“She was just a carbon copy of anybody who’s ever been head of the EPA,” said Fred L Smith Jr., founder and president of the pro-growth Competitive Enterprise Institute. Smith says that EPA administrators traditionally “regard as their duty to figure out what the green lobby wants and to implement it as quickly as possible” to the detriment of the nation, and Whitman was no exception. “This presents a dramatic opportunity for the administration to put someone in place to reinforce the changes already put forward in Congress,” where, according to Smith, for the first time in decades the members of the House and Senate leadership “aren’t part of the green establishment. They’re not locked into the view that the only way you can protect the environment is to lock businessmen in jail and pass more regulations.”
With such sentiments being voiced from the right, it’s therefore not all that surprising that Bush’s green opponents expressed not entirely anti-Whitman notions, a sort of “What’s a nice green girl like you doing in a place like this?” Even Lieberman, who had called for her resignation last year, said “it would be a welcome change if Gov. Whitman’s successor not only shared her interest in environmental progress, but were allowed to pursue it. But I won’t hold my breath, though we may need to do that to survive this administration’s clean air policies.”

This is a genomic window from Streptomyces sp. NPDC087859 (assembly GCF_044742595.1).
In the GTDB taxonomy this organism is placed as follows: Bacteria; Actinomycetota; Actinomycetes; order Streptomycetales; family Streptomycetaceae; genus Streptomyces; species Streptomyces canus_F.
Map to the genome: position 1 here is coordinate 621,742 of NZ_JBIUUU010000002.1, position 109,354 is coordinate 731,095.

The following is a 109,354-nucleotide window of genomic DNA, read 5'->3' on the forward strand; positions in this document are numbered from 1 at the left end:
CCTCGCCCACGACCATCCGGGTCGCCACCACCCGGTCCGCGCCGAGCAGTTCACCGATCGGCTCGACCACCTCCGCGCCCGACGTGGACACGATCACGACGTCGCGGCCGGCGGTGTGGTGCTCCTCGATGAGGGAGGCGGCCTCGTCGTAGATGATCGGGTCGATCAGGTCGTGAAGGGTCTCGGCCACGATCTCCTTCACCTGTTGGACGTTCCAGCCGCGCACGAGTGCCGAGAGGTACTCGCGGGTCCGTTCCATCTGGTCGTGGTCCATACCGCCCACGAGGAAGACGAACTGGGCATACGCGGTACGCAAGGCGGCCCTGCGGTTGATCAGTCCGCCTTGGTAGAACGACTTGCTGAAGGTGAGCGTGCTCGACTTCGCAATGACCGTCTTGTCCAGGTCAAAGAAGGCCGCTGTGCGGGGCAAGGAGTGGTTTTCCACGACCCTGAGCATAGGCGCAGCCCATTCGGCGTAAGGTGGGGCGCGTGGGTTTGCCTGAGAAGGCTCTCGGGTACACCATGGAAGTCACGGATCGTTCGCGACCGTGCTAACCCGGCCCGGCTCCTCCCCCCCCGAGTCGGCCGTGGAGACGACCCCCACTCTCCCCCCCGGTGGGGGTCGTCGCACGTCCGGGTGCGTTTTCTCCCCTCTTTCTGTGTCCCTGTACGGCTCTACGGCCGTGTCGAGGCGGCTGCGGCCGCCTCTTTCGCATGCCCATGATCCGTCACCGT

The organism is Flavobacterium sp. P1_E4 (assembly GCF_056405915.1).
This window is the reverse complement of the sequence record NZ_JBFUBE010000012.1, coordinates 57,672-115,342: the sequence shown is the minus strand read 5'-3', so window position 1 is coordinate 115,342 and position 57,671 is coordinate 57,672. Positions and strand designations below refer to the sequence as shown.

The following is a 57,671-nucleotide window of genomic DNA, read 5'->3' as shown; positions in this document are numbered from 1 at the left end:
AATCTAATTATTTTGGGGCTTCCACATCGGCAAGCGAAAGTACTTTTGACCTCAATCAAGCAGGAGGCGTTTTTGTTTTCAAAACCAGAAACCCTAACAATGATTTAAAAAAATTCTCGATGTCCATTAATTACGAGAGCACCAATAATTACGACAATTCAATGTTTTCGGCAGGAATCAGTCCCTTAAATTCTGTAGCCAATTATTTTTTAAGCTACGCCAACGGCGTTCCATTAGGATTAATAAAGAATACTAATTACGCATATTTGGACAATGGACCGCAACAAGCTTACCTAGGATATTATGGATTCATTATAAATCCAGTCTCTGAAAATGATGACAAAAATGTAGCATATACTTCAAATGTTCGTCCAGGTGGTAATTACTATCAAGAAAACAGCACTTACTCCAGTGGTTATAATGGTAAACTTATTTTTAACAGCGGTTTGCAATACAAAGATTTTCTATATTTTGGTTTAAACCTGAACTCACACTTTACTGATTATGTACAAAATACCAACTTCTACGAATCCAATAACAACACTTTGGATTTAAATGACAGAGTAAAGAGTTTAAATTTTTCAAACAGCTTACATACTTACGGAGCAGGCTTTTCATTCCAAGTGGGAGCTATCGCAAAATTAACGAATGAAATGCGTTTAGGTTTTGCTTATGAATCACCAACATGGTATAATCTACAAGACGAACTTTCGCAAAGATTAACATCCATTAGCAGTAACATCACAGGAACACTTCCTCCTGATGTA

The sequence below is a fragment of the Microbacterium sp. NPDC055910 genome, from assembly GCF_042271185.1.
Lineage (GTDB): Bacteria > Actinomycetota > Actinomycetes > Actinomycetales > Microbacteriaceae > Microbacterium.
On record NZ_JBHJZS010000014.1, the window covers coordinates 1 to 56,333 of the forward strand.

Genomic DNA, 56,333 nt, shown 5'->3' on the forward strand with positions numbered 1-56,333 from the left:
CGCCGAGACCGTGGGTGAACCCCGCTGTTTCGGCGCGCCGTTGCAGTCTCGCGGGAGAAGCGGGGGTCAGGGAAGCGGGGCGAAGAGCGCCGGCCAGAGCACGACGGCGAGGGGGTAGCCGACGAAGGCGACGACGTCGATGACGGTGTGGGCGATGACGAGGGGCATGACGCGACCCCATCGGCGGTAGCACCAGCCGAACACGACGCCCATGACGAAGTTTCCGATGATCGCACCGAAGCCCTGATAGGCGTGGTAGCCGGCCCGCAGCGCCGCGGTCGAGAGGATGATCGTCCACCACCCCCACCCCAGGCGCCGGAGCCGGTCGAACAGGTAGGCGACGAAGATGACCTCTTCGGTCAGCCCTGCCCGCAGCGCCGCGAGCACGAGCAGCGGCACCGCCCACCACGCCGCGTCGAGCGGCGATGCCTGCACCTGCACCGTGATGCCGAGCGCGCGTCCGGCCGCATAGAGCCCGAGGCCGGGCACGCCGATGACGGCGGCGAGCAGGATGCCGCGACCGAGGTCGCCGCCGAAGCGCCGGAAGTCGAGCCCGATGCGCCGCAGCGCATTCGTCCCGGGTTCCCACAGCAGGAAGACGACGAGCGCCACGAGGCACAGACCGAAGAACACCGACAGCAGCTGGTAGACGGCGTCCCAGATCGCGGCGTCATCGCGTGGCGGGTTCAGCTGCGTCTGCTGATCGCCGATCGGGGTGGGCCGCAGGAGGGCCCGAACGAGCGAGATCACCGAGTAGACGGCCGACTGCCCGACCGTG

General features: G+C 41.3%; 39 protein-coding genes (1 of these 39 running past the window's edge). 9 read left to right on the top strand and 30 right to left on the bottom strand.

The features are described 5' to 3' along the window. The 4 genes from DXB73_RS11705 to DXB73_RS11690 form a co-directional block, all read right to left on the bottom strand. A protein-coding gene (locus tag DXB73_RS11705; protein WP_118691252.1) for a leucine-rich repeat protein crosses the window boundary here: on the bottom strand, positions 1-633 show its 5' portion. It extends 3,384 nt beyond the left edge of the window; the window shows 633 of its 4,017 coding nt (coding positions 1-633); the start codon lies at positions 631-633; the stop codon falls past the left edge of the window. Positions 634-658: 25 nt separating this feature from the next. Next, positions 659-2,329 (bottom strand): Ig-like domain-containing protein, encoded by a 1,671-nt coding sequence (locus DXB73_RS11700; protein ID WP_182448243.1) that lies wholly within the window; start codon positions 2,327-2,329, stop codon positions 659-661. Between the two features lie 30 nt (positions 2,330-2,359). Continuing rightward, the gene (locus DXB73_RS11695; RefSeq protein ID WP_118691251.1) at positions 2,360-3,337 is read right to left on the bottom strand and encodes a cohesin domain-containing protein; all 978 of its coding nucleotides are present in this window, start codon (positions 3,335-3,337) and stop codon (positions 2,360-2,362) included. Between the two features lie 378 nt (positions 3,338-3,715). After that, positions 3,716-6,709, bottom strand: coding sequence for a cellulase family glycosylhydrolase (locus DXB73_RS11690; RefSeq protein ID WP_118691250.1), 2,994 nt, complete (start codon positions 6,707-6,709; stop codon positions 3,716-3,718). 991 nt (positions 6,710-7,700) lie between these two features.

Phil Clapp, president of the National Environmental Trust, said that “no EPA administrator has ever been so consistently and publicly humiliated by the White House.” Though Whitman may have fought for the cause on occasion, he said, in the end too often “the White House listened more often to industry lobbyists than to its EPA administrator.” Democratic National Committee chairman Terry McAuliffe quizzically likened her to “a fish out of polluted water from the minute she stepped into the Bush Cabinet.” True to überloyal form, Whitman appeared on CNN Wednesday morning and denied that she was “leaving because of clashes with the administration. In fact, I haven’t had any.” Regarding reports of any conflicts, Whitman allowed that “there’s always give and take,” but “that doesn’t mean that you’re having a battle about it.”
Greenwood, who voted against the Bush administration’s request to allow oil and gas exploration in the Arctic National Wildlife Refuge, seconded Whitman’s take on the policy debates. The EPA chief “brings pretty green recommendations to the administration, and others whose job it is to represent industry and commerce represent other points of view. And there’s pulling and tugging in the White House.”